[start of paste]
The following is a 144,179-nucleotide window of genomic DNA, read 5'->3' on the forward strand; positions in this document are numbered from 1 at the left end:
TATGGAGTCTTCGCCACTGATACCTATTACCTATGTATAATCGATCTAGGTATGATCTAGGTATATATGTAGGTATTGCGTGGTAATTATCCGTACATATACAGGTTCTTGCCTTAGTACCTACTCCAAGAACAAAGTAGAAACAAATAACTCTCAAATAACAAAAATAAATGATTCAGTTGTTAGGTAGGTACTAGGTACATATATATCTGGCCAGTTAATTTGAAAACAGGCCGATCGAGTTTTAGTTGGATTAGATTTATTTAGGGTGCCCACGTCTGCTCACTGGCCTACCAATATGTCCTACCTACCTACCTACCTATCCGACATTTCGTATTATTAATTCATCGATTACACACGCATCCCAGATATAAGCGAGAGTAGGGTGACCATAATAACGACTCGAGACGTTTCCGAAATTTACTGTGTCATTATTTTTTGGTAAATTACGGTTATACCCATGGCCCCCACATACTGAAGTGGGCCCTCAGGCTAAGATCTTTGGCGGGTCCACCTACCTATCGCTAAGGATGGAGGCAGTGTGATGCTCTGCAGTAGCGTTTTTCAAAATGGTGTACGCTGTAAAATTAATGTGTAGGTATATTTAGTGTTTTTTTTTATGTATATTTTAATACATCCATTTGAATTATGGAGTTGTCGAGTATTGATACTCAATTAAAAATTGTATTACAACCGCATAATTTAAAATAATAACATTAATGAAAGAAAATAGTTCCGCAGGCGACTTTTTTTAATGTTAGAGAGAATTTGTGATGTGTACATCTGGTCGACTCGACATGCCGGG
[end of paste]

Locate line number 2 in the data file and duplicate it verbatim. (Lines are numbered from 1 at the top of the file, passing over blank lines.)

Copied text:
TATGGAGTCTTCGCCACTGATACCTATTACCTATGTATAATCGATCTAGGTATGATCTAGGTATATATGTAGGTATTGCGTGGTAATTATCCGTACATATACAGGTTCTTGCCTTAGTACCTACTCCAAGAACAAAGTAGAAACAAATAACTCTCAAATAACAAAAATAAATGATTCAGTTGTTAGGTAGGTACTAGGTACATATATATCTGGCCAGTTAATTTGAAAACAGGCCGATCGAGTTTTAGTTGGATTAGATTTATTTAGGGTGCCCACGTCTGCTCACTGGCCTACCAATATGTCCTACCTACCTACCTACCTATCCGACATTTCGTATTATTAATTCATCGATTACACACGCATCCCAGATATAAGCGAGAGTAGGGTGACCATAATAACGACTCGAGACGTTTCCGAAATTTACTGTGTCATTATTTTTTGGTAAATTACGGTTATACCCATGGCCCCCACATACTGAAGTGGGCCCTCAGGCTAAGATCTTTGGCGGGTCCACCTACCTATCGCTAAGGATGGAGGCAGTGTGATGCTCTGCAGTAGCGTTTTTCAAAATGGTGTACGCTGTAAAATTAATGTGTAGGTATATTTAGTGTTTTTTTTTATGTATATTTTAATACATCCATTTGAATTATGGAGTTGTCGAGTATTGATACTCAATTAAAAATTGTATTACAACCGCATAATTTAAAATAATAACATTAATGAAAGAAAATAGTTCCGCAGGCGACTTTTTTTAATGTTAGAGAGAATTTGTGATGTGTACATCTGGTCGACTCGACATGCCGGG